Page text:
Where Grandmasters Advise Young Players
What is the advantage of someone starting to play chess at an early age? When is it best to start? And for those who might be late in learning the game, are they able to get back on track to becoming a titled player?
I think the biggest advantage is that youngsters start to enjoy chess as soon as possible! In terms of improving at the game, the earlier you learn, clearly the better your chances of fulfilling your potential, but I don’t think it is ever too late to start.
If there are three main departments of the game – opening, middlegame and endgame – what portion of our time should we spend on each? And what is the most important?
You may find answers to these questions if you read my book, The Complete Idiot’s Guide to Chess! I am quite proud of this book: I put a lot of effort into writing it and, even though I say so myself, I really do believe that it is one of the best basic chess tutors out there. But to answer your question directly, there is no easy way to determine the amount of time you should spend on each phase.
For the endgame, there is basic knowledge that is important to acquire and which can be learned with effort. Any serious player must eventually master essential endgame principles and procedures.
I remember, almost 25(!) years ago, I was working on the Meran Slav and I asked Anand how to master it. He told me to study the games of Ivanchuk and Bareev.
For the opening, the most important thing is to have a complete repertoire and scheme of play that enables you to obtain positions in the middlegame which you like and can play well. Then you should improve your understanding of these middlegame positions in order to get the most out of them. One of the best ways to do this is to play through the games of top grandmasters who adopt the same openings as you. I remember, almost 25(!) years ago, I was working on the Meran Slav and I asked Anand how to master it. He told me to study the games of Ivanchuk and Bareev. Note that he did not tell me simply to copy them! He said study them in order to learn from them. I think that is very good advice.
Then, once you have gained the necessary knowledge of opening and middlegame positions so as to play them well, it is up to you to figure out how to expand and/or deepen that knowledge. But keep studying endgames for the rest of your life, because you can never be too good at playing them!
From your own experience can you recall any specific type of opening position or endgame theme that an aspiring chess player should be sure to study because of its particular importance?
You should feel comfortable with your choice of openings. Some people will do well to play the Dragon Sicilian, others the French Defense or the Petroff, for example. The most important thing is to recognize which opening variations best suit your style and then study them as diligently as you can. And, of course, your opening repertoire should be both sound and complete. As for the endgame, you just have to learn all of it! Endgames with king and pawn, rook and pawn, minor pieces, etc.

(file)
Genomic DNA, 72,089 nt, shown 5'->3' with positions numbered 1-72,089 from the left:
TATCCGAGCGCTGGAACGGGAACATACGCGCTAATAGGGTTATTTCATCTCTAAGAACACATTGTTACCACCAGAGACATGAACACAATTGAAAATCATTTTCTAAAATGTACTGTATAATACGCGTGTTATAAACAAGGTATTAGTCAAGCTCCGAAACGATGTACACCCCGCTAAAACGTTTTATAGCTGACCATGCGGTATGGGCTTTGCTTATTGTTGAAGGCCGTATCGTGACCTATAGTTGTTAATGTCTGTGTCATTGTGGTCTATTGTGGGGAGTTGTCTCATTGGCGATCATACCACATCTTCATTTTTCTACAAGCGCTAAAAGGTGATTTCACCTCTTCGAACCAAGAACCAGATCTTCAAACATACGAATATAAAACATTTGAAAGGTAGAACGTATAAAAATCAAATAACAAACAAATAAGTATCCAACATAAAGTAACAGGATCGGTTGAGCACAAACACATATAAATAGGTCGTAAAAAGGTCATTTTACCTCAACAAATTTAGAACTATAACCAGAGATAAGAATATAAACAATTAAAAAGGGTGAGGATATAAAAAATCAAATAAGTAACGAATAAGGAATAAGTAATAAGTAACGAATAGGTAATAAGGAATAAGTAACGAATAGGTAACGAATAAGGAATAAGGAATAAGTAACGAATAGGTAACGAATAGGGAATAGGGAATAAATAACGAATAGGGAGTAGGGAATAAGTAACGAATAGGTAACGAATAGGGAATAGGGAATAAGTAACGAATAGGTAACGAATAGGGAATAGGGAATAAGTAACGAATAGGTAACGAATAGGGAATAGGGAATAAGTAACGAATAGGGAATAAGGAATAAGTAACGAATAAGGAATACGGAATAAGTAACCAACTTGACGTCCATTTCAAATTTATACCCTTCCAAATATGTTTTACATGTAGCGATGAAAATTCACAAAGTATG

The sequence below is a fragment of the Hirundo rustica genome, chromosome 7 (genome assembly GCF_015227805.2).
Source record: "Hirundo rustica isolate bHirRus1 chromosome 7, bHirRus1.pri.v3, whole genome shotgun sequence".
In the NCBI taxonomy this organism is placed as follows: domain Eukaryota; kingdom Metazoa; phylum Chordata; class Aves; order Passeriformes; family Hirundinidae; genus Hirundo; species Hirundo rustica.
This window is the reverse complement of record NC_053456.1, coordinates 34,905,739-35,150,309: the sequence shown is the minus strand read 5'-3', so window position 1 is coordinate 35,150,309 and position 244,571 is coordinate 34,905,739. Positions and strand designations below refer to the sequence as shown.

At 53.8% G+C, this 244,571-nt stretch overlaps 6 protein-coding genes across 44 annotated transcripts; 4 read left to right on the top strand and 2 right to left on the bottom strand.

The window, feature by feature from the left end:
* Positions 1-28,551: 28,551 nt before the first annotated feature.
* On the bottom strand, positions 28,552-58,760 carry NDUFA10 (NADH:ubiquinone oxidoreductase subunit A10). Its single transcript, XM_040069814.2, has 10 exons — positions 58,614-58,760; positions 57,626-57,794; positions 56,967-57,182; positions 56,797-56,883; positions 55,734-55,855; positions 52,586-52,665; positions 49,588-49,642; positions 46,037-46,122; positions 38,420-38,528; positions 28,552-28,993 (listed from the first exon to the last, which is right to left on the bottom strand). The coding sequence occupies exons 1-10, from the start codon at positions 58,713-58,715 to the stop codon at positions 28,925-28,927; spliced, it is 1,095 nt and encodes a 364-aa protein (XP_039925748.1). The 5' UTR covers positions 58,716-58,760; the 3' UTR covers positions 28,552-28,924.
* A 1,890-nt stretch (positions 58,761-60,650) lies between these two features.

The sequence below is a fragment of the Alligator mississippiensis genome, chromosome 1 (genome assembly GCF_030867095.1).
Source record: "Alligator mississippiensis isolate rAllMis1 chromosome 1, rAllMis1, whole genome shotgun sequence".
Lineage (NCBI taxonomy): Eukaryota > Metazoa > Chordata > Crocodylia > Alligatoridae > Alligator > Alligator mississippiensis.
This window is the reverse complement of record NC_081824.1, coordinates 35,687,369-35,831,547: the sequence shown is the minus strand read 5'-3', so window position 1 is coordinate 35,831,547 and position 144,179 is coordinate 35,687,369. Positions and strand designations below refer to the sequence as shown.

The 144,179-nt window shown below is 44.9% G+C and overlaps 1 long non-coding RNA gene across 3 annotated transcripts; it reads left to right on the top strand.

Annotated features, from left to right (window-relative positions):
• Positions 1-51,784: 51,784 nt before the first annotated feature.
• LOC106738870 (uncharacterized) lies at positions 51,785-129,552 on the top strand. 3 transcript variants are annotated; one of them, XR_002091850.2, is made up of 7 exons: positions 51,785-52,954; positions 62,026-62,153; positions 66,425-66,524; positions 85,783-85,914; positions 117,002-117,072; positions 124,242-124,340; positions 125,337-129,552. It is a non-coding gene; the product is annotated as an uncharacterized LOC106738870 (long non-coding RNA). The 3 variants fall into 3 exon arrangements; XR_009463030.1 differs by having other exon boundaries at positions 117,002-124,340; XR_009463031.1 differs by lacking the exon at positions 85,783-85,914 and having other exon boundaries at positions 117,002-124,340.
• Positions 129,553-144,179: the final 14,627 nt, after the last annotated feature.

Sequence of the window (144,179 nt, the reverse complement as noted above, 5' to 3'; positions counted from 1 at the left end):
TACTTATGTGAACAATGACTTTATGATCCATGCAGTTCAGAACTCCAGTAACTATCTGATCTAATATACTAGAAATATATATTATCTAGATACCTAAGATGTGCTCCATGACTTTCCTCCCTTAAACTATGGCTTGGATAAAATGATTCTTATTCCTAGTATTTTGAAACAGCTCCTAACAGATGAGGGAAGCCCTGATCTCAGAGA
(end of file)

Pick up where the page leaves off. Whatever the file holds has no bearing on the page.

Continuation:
Not everyone can be a chess world champion. But how can chess be of benefit in life and business?
Chess is very unusual in that it is completely fair. As Lasker famously said, “On the chessboard lies and hypocrisy do not survive long. The creative combination lays bare the presumption of lies; the merciless fact, culmination in checkmate, contradicts the hypocrites.” If you excel at chess, you will be more conscious of integrity.
As Lasker famously said, “On the chessboard lies and hypocrisy do not survive long.”
Your character will be further developed by your respect for the truth of chess and your acceptance of the real reasons why you win and lose at the game, as you look objectively at both the strengths and shortcomings of yourself and of others. Then, entering the wider world, you will see that lies and hypocrisy not only survive but often decide. This fact – that lies and hypocrisy are so prevalent in our world – necessarily causes a great deal of distress to all of us. But, because you have played chess, you will have a clearer perception of truth and fairness. When you experience the wonders of chess and understand that it is a beautiful fantasy – but only a fantasy – this can make it easier to cope with the limitations of living in the real world. Perhaps then you can accept life and business for what they really are. Of course, as everyone knows, chess also strengthens your mind and increases your fighting spirit.
Why would you recommend chess to youngsters? What joys may they expect to experience on this thrilling journey, in addition to those you have mentioned in your previous answer?
It is an endless arena of intellectual challenge, aesthetic beauty, and competitive excitement. That’s not bad for a game that at first sight seems so simple!
Read More in American Chess Magazine #01:
Subscribe to ACM Blog
Get the latest posts delivered right to your inbox